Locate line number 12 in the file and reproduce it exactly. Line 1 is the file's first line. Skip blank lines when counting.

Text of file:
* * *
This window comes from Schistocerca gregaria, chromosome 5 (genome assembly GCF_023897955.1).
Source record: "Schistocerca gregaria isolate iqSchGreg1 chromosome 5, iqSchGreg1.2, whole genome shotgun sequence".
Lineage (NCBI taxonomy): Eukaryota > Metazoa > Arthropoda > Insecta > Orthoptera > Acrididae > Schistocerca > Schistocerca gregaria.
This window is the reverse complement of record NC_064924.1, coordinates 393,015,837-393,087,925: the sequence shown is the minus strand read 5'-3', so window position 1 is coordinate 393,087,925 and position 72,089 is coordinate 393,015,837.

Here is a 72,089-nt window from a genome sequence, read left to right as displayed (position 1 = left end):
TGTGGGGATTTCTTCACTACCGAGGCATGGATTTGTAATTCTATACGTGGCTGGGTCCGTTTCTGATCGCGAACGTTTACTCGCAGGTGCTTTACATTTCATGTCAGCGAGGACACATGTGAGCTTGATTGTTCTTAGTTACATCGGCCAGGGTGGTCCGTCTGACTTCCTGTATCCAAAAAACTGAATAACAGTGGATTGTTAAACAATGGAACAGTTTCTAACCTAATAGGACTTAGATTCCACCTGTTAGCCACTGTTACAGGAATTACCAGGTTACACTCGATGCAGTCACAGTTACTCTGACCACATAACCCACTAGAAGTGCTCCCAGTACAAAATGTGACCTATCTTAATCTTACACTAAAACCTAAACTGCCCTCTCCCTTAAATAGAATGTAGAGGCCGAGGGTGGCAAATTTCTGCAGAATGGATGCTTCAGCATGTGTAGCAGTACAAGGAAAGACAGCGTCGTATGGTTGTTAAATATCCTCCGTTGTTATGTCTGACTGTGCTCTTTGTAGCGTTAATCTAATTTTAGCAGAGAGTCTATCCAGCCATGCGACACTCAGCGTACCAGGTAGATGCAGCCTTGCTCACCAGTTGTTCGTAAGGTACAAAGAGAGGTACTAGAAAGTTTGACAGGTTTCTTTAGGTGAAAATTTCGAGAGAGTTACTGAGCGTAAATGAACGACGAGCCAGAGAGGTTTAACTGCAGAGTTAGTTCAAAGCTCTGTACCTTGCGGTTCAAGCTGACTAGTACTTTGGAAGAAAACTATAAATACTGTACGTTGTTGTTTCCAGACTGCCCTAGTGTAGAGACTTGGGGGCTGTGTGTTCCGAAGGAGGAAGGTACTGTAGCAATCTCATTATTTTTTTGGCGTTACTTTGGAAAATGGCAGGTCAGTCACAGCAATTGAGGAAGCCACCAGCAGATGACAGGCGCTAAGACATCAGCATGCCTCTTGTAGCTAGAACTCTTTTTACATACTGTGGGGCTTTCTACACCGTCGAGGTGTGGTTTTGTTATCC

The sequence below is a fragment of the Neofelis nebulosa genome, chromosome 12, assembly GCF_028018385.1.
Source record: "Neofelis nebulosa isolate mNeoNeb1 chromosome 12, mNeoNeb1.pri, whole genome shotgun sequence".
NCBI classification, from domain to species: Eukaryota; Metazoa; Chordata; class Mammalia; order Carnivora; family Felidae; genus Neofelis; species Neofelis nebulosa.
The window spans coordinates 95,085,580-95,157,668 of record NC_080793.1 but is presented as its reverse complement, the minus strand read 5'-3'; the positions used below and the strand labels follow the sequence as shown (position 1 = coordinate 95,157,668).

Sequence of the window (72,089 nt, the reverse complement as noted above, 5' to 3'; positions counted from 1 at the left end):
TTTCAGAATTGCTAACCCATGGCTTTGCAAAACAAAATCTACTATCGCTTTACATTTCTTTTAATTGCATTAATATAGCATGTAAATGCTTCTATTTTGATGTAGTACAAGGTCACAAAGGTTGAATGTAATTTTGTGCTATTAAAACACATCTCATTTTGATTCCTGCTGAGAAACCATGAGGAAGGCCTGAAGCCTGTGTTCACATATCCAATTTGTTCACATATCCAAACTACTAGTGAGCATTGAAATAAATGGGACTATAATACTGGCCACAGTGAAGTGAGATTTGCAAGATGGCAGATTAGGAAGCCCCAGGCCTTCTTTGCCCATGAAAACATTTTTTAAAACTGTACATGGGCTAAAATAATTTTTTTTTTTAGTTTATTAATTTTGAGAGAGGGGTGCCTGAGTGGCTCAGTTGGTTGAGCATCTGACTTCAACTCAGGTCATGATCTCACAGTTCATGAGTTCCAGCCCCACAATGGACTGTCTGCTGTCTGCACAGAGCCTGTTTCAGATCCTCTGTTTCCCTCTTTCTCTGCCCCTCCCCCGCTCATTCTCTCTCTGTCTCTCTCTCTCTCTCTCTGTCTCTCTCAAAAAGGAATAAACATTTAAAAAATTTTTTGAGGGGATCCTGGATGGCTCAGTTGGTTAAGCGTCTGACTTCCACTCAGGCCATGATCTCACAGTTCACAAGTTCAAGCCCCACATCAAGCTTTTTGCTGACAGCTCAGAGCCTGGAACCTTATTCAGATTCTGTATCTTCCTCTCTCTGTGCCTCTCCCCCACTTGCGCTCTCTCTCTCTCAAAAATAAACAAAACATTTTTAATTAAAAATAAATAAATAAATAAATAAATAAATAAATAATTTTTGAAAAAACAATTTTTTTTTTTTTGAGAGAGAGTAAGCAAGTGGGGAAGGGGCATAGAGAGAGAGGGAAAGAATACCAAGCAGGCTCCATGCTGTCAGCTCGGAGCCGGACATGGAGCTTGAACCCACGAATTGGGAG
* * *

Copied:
TTTCAGAATTGCTAACCCATGGCTTTGCAAAACAAAATCTACTATCGCTTTACATTTCTTTTAATTGCATTAATATAGCATGTAAATGCTTCTATTTTGATGTAGTACAAGGTCACAAAGGTTGAATGTAATTTTGTGCTATTAAAACACATCTCATTTTGATTCCTGCTGAGAAACCATGAGGAAGGCCTGAAGCCTGTGTTCACATATCCAATTTGTTCACATATCCAAACTACTAGTGAGCATTGAAATAAATGGGACTATAATACTGGCCACAGTGAAGTGAGATTTGCAAGATGGCAGATTAGGAAGCCCCAGGCCTTCTTTGCCCATGAAAACATTTTTTAAAACTGTACATGGGCTAAAATAATTTTTTTTTTTAGTTTATTAATTTTGAGAGAGGGGTGCCTGAGTGGCTCAGTTGGTTGAGCATCTGACTTCAACTCAGGTCATGATCTCACAGTTCATGAGTTCCAGCCCCACAATGGACTGTCTGCTGTCTGCACAGAGCCTGTTTCAGATCCTCTGTTTCCCTCTTTCTCTGCCCCTCCCCCGCTCATTCTCTCTCTGTCTCTCTCTCTCTCTCTCTGTCTCTCTCAAAAAGGAATAAACATTTAAAAAATTTTTTGAGGGGATCCTGGATGGCTCAGTTGGTTAAGCGTCTGACTTCCACTCAGGCCATGATCTCACAGTTCACAAGTTCAAGCCCCACATCAAGCTTTTTGCTGACAGCTCAGAGCCTGGAACCTTATTCAGATTCTGTATCTTCCTCTCTCTGTGCCTCTCCCCCACTTGCGCTCTCTCTCTCTCAAAAATAAACAAAACATTTTTAATTAAAAATAAATAAATAAATAAATAAATAAATAAATAATTTTTGAAAAAACAATTTTTTTTTTTTTGAGAGAGAGTAAGCAAGTGGGGAAGGGGCATAGAGAGAGAGGGAAAGAATACCAAGCAGGCTCCATGCTGTCAGCTCGGAGCCGGACATGGAGCTTGAACCCACGAATTGGGAG